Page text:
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Saturday, 28 December 2013

Hospice firms draining billions from Medicare

© Bob Miller/For The Washington Post
Chocolate Blount, 91, was discharged from hospice care in Monroeville, Alabama after his health improved.
Hospice patients are expected to die: The treatment focuses on providing comfort to the terminally ill, not finding a cure. To enroll a patient, two doctors certify a life expectancy of six months or less.

But over the past decade, the number of "hospice survivors" in the United States has risen dramatically, in part because hospice companies earn more by recruiting patients who aren't actually dying, a Washington Post investigation has found. Healthier patients are more profitable because they require fewer visits and stay enrolled longer.

The proportion of patients who were discharged alive from hospice care rose about 50 percent between 2002 and 2012, according to a Post analysis of more than 1 million hospice patients' records over 11 years in California, a state that makes public detailed descriptions and that, by virtue of its size, offers a portrait of the industry.

The average length of a stay in hospice care also jumped substantially over that time, in California and nationally, according to the analysis. Profit per patient quintupled, to $1,975, California records show.

This vast growth took place as the hospice "movement," once led by religious and community organizations, was evolving into a $17 billion industry dominated by for-profit companies. Much of that is paid for by the U.S. government - roughly $15 billion of industry revenue came from Medicare last year.

© Washington Post

Profits up in California - The average profit per patient has grown steadily. The combination of more patients and far greater profit per patient has pushed overall inflation-adjusted profit up more than tenfold.
At AseraCare, for example, one of the nation's largest for-profit chains, hospice patients kept on living. About 78 percent of patients who enrolled at the Mobile, Ala., branch left the hospice's care alive, according to company figures. As many as 59 percent of patients left the AseraCare branch in nearby Foley, Ala., alive. And at the one in Monroeville, 48 percent were discharged from the hospice alive.

"It was definitely good news," said Bessie Blount, whose father received hospice care from the Monroeville outfit and left after about a year, she said.

About three years later, her father, Chocolate Blount, 91, is still alive.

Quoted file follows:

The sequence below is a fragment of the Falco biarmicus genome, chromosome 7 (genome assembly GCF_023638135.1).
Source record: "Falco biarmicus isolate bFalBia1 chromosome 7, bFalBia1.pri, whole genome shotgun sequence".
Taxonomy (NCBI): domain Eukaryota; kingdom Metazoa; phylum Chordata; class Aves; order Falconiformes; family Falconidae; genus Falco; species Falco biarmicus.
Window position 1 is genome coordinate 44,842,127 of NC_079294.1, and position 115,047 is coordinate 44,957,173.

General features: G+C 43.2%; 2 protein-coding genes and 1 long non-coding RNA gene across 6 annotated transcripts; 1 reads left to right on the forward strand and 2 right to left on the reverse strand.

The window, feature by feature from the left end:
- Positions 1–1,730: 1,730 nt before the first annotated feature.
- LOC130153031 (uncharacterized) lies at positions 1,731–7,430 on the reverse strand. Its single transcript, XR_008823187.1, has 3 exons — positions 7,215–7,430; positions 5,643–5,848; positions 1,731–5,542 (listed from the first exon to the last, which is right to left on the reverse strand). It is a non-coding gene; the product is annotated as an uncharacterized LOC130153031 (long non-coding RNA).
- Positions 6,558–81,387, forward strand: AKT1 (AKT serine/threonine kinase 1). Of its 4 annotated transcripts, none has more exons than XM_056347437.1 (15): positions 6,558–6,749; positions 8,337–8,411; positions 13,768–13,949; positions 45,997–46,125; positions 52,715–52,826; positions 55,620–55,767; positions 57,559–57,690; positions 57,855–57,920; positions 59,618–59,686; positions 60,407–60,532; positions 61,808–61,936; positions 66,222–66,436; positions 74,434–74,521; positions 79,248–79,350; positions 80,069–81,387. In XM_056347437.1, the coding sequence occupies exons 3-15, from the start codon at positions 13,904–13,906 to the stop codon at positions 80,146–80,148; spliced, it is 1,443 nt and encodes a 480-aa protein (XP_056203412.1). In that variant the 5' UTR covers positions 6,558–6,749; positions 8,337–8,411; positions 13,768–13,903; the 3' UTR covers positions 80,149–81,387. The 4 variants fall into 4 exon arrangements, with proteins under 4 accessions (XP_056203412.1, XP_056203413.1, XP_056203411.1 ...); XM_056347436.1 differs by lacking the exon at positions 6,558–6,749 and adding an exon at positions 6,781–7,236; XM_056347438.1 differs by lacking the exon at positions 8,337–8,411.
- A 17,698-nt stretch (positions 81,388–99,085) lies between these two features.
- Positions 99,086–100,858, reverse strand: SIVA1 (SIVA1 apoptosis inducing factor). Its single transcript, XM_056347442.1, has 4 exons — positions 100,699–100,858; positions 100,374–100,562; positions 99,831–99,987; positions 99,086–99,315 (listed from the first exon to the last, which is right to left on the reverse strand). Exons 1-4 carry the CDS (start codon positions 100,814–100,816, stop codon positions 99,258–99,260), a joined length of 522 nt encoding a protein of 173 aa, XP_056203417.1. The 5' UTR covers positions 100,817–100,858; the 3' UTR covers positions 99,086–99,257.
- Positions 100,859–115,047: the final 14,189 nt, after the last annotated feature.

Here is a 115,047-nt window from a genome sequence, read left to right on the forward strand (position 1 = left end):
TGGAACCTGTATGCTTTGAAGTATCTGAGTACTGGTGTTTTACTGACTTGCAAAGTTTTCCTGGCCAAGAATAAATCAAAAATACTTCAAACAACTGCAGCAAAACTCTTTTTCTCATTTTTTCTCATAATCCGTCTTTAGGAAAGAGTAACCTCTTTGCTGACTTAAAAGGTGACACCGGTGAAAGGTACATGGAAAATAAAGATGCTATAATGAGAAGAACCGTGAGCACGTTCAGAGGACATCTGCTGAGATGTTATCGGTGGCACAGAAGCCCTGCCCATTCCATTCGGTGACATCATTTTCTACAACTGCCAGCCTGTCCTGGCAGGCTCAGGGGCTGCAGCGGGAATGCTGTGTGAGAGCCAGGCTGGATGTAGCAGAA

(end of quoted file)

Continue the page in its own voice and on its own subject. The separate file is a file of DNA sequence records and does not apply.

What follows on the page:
"He has good days and bad days," she said.

Incentive to recruit patients

The work that the hospice nurses, aides and counselors do, often in the most trying circumstances, is demanding, emotionally and physically. It typically allows patients to die at home or in other familiar surroundings - and for families of the dying, the comfort it offers can provide enormous relief.

But the survival rates at AseraCare are emblematic of a problem facing Medicare, which has created a financial incentive for hospice companies to find patients well before death.

Medicare pays a hospice about $150 a day per patient for routine care, regardless of whether the company sends a nurse or any other worker out on that day. That means healthier patients, who generally need less help and live longer, yield more profits.

The trend toward longer stays on hospice care may be costing Medicare billions of dollars a year.

In 2011, nearly 60 percent of Medicare's hospice expenditure of $13.8 billion went toward patients who stay on hospice care longer than six months, MedPAC, the Medicare watchdog group created by Congress, has reported.

Some of those patients simply outlived a legitimate prognosis of six months.

But much of the data suggests that the trend toward longer stays is a response to the financial incentive.

Consider the difference between the nonprofit and for-profit hospices: While the average nonprofit serves a patient for 69 days, the average for-profit hospice serves a patient for an average of 102 days, according to MedPAC.

Moreover, multiple allegations have arisen from former hospice workers who say that the businesses took in people who weren't in declining health. Four of the 10 largest hospice companies in the United States, including Asera­Care, have been sued by whistleblowers alleging that patients were receiving care they didn't need. The Justice Department has joined several of these lawsuits, including the one against Asera­Care and Vitas, the nation's largest hospice provider.

Jim Barger, a lawyer in Birmingham, Ala., who has filed several of the suits, said the root of the problem is that a company profits when it admits patients who aren't dying, and it is the hospice itself that helps determine whether a patient is dying. While two doctors certify a patient for hospice care initially, the patient must periodically be re­approved for hospice care. The reapprovals typically are done by hospice physicians.

"Honestly, it makes me ill," Barger said. Because of the lawsuits, "defense firms make money and my firm has made money. I'd like nothing better at this point than for my job to become obsolete."

© Washington Post
Causes - The profitability was driven by having patients stay in hospice longer. While the average stay for cancer patients has remained about the same, the average stay for non-cancer patients went from under six weeks to 11 weeks, a Post analysis found. Patients who stay longer yield more money for hospice operators.
"It must be strange to be told you're dying and then not die."

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